The animation industry stretches across many of the creative industries. Animated content can be found on television, in feature films, commercials, websites and computer or video games. It can be generally divided into: 2D drawn or traditional; 2D computer generated; stop frame; and 3D computer generated.
- The UK animation industry is part of a fast growing creative economy.
- UK animation companies provide employment for around 4,700 people.
- 38% of those employed in the industry are freelance or self-employed.
- 57% of businesses employ less than 10 people, 8% employ over 50 people.
- 87% of the animation workforce work three to five days a week, only 10% work, on average, more than five days a week.
- 92% of people working in animation are graduates and 48% of these hold postgraduate qualifications.
Jobs in the industry are divided across the four animation disciplines:
- Development including Director, Producer
- Pre-production including Art Director, Character Designer, Production Designer, Layout Artist, Storyboard Assistant, Prop Designer
- Production including Animator, Animation Director, Inbetweener, Runner, Model Maker/Puppet Maker, Camera Assistant, Effects (FX) Supervisor
- Post-production including Checker, Compositor, Editor, Special Effects Animator, CG Compositor (FX), Key Compositor
Entry and progression
The majority of new entrants to the animation industries are graduates; 78% of the current workforce is graduates of which 34% hold a postgraduate qualification. 53% of workforces have a degree in a media-related subject, the highest of any in the creative industries. However, there are ways in which a new entrant may migrate into animation from occupations on the periphery of the industry.
It is usual to start at the bottom and work your way up, since animation has a highly skilled and specialised workforce. Whilst there may be ways in which a new entrant may move into animation from occupations on the periphery of the industry, it appears that the core of the industry will continue to be staffed by people with a higher educational qualification.
The majority of employers report using informal methods of recruitment such as personal contact with individuals or industry networks and contacts.
There are a range of industry endorsed courses (both at undergraduate and post-graduate), training schemes and a Diploma available.
|Number of employees:||4,700, with a further 1,100 employed in key animation roles in other creative industries|
|Number of employers:||over 250 businesses|
|Gender:||66% male, 34% female|
|Ethnicity||3% of the workforce is from a Black, Asian and Minority Ethnic background|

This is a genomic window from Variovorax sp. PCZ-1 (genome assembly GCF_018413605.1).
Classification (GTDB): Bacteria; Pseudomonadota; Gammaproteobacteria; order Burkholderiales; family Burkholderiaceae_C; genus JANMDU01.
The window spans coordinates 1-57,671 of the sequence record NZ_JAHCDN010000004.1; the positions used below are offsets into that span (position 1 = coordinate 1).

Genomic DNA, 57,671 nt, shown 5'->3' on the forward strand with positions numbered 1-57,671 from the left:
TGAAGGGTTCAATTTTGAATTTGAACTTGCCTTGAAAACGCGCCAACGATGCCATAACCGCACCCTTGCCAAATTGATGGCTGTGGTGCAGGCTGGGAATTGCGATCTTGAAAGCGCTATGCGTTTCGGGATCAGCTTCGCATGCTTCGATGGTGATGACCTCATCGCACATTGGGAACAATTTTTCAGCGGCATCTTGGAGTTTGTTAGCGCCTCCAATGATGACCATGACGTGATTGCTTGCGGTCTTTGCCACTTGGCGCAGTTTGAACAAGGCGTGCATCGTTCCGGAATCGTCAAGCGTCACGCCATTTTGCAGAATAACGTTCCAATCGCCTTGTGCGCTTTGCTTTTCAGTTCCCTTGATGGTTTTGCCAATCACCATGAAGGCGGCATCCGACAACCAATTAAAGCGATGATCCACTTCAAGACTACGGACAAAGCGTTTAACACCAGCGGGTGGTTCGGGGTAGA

|Age:||41% of workforce is under 35 years|
|39% 35-49 years|
|20% is over 50 years|
|10% report themselves as having a disability
38% of the workforce is freelance or self-employed
Employment trends and future prospects
Animation will be integral to the growth in the sector as a whole. For instance, online communities such as ‘Second Life’, effects for live action feature films, such as ‘Pirates of the Caribbean’ or commercials for brands and products that are household names, demonstrate the breadth and depth of the industry. These types of activities are on the increase.
In addition, the industry needs to develop more staff who are able to adapt to new technology, styles/trends and the needs of a more diverse range of clients. The effect of this on the workforce will be to reduce the amount of animators needed in the UK, but to increase the number of pre-production staff needed for animation projects initiated here. Whilst training or re-training for experienced staff is needed, it is important that graduates and new entrants are aware of the various roles available, in order to avoid increasing numbers of practitioners competing for fewer jobs as animators.
There are a wide range of opportunities in animation as freelance, some contract, and some more permanent jobs. These can be found at small production companies, larger studios, computer generated post production facility houses and at computer games developers or interactive media designers.
Skill requirements and shortages
Animation is extremely costly and time-consuming to make – it can take up to two years to produce just 30 minutes of animation. This has placed a heavy emphasis on good project management and good teamwork. The skills shortages reflect the need for people who can adapt to busy production schedules. Key skills for animators include:
- creativity and imagination
- patience and attention to detail
- drawing skills
- computer literacy and familiarity with graphics software
- communication and presentation skills
- ability to meet deadlines and work as part of a team
There is a shortage of people with industry relevant IT and drawing skills, particularly storyboard artists, and these may be the best areas for aspiring entrants from secondary or further education to focus on. Storytelling skills in general were highlighted as a specific skills gap, particularly in relation to animated features, and it appears difficult to find individuals with the expertise to provide the training in the UK.
Graduates generally exhibit a severe lack of drawing skills and even where students specialise they tend to display shortcomings;
Stop frame practitioners have cited deficiencies in basic skills, such as like lip synching. CG representatives remark on deficiencies in basic computer skills and knowledge of specific software. Entrants need an understanding of core VFX techniques amongst representatives from the visual effects part of the industry.
The largest key occupational groups are:
- draw/stop frame animation employing around 1,000 people
- 910 producing
- 900 computer generated animation
- 430 production
- Plus a further 1,100 employed in key animation roles in other creative industries